“Again, again!” That’s what a child exclaims when he thinks something is fun. North Korea (DPRK) tested its fourth nuclear device on January 6, 2016; it’s now toasted Lunar New Year with a missile launch, a day ahead of its announced window beginning February 8, 2016. Pyongyang is reaching for the stars while it has trouble growing enough food in its soil to nourish its citizens.
And what is the response from the outside? Another round of the same—“grave concern” and “severe consequences.” Again, we see efforts to expand and tighten sanctions. We don’t know what the U.N. Security Council will manage to negotiate, given China’s reluctance toward more punch in the sanctions regime. But the governments of South Korea, Japan, and the United States are certainly making headway toward unilateral and multilateral sanctions.
Round and round we go
But no matter how many exclamation points we add to words of disapproval and how many sanctions we generate, they are not likely to change North Korea’s nuclear ambitions. Even though Banco Delta Asia (BDA) sanctions in 2005 have been deemed successful in hurting North Korea’s access to funds, there is good evidence that North Koreans learned to circumvent the financial blockade. Plenty of shadow banks and cash-only transactions in China happily service North Korea, and the latter managed to increase international trade in the years following the BDA sanctions, even achieving a current accounts surplus in 2011 for the first time in in its history.
[N]o matter how many exclamation points we add to words of disapproval and how many sanctions we generate, they are not likely to change North Korea’s nuclear ambitions.
We need to discard or substantively revise old scripts and craft new tools to make sure that words and sanctions don’t fall on deaf ears in Pyongyang. Otherwise, like Bill Murray’s character in “Groundhog Day,” the cycle will repeat itself—and the repetition itself will become the new normal.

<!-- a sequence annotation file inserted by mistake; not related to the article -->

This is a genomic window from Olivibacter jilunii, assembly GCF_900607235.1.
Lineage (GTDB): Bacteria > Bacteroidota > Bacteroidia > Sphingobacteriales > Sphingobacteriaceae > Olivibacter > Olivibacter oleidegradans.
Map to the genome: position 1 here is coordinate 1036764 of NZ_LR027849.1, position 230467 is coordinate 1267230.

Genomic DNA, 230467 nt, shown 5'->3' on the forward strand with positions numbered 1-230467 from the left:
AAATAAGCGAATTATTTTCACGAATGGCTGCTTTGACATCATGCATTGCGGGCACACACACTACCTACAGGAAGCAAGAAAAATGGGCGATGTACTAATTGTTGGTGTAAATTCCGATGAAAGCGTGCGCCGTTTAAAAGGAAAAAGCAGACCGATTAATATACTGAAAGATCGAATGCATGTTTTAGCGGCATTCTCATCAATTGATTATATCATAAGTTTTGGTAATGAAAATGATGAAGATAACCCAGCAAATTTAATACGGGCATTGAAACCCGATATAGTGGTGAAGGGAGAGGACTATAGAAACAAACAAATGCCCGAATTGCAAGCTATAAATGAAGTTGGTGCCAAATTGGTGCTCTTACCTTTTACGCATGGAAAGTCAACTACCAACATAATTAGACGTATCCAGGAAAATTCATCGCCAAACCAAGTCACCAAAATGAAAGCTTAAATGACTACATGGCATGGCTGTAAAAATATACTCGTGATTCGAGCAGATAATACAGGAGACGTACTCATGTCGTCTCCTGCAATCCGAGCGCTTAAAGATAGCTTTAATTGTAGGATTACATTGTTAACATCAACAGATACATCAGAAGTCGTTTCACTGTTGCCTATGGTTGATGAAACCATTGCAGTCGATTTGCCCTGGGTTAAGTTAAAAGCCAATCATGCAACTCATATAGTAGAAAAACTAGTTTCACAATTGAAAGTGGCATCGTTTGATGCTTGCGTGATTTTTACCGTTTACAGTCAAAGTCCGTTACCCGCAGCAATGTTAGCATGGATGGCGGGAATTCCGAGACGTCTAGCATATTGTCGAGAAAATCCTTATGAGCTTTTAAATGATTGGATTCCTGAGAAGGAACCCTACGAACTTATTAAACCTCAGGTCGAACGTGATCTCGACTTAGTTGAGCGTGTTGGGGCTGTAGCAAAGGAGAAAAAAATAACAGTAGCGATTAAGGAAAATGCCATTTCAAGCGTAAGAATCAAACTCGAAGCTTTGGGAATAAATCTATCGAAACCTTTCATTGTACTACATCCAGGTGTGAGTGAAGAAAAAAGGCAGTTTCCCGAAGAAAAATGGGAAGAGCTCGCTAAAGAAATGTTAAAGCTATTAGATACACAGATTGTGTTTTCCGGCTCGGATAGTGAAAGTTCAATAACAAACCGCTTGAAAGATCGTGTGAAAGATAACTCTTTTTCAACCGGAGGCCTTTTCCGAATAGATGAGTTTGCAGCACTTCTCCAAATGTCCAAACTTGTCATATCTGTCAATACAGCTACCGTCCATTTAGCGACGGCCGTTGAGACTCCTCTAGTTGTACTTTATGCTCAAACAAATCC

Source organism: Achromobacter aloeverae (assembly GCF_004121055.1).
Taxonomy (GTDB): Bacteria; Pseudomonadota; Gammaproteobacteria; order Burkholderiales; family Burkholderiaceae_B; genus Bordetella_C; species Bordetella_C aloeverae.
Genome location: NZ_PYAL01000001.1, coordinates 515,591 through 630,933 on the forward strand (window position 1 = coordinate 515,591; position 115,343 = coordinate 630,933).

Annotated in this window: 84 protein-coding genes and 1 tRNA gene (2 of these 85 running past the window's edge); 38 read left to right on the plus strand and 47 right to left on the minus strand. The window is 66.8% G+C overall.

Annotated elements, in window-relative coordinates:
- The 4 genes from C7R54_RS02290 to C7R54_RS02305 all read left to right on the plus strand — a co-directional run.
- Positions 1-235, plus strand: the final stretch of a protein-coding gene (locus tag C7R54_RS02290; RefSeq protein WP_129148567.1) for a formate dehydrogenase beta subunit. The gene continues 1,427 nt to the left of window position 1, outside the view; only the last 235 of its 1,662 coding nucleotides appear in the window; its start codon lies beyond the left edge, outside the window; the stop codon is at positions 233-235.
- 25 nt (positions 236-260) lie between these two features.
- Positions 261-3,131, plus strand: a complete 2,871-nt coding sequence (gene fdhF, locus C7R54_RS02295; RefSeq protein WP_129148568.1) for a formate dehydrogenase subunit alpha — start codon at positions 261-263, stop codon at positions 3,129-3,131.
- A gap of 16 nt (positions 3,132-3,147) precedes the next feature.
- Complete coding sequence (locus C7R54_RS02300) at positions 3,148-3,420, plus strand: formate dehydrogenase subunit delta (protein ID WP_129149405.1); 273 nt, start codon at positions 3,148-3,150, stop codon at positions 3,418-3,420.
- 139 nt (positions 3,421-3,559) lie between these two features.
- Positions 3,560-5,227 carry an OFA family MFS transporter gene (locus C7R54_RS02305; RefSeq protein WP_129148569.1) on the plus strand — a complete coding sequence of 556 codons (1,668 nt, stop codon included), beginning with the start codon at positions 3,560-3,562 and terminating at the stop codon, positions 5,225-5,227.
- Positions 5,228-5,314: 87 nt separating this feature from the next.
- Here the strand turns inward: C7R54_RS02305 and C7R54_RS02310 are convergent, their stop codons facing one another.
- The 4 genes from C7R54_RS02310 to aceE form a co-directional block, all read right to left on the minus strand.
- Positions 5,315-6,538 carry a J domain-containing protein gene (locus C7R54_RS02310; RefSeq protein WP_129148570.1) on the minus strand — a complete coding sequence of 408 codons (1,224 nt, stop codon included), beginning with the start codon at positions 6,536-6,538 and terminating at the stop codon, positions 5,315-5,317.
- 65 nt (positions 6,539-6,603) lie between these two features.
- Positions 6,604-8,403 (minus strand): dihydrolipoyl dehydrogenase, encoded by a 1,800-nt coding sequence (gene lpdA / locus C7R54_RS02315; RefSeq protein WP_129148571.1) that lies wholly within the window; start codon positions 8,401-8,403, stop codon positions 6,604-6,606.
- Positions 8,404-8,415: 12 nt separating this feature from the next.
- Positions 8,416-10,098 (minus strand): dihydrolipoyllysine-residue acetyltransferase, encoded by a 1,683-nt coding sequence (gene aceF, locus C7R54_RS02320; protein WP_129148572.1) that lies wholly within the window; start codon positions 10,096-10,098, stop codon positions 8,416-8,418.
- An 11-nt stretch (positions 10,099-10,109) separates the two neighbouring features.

There are a few changes this time around in response to the alleged H-bomb test and the possibility of a rocket launch, and most of them would destabilize the region even more. The call for South Korea to develop its own nuclear arsenal (and not just rely on the U.S. security umbrella) has re-emerged and is gaining traction. After the February 2013 North Korean nuclear test, polls showed about 60 percent of respondents in South Korea believing their country should go nuclear. Korea Gallup Poll revealed on January 15, 2016 that 54 percent favor developing nuclear weapons, with 38 percent against. But this time, more political leaders are also joining the nuclear bandwagon.
In Japan, the missile defense system and naval destroyers have been readied to shoot down incoming North Korean missiles, providing the Japanese government with useful justification for an offense-capable military establishment and posture to face urgent contingencies.
The trouble is, Kim Jong-un’s regime is hell-bent on advancing its nuclear ambition. His what-doesn’t-kill-me-makes-me-stronger mentality means international “punishments” don’t deter him and his leadership. If sanctions reduce luxury goods for Kim’s supporters, who would complain, lest his or her head roll like so many others in recent years? Dry up its access to financial networks to slow down the nuclear program? The regime will squeeze its population more. Yesterday just keeps repeating itself.
Intransigence in Beijing and Pyongyang
Well-targeted sanctions and enforcement are no doubt in order. In addition to reducing access to hard cash, reducing the availability of materials for the nuclear program is key. However, much of the flow goes across the Chinese-North Korean border—not because the Chinese government intentionally wishes it, but because export controls in China are weak. Even legitimate trade in parts and technology, for example, between Germany and China, gets diverted to the North.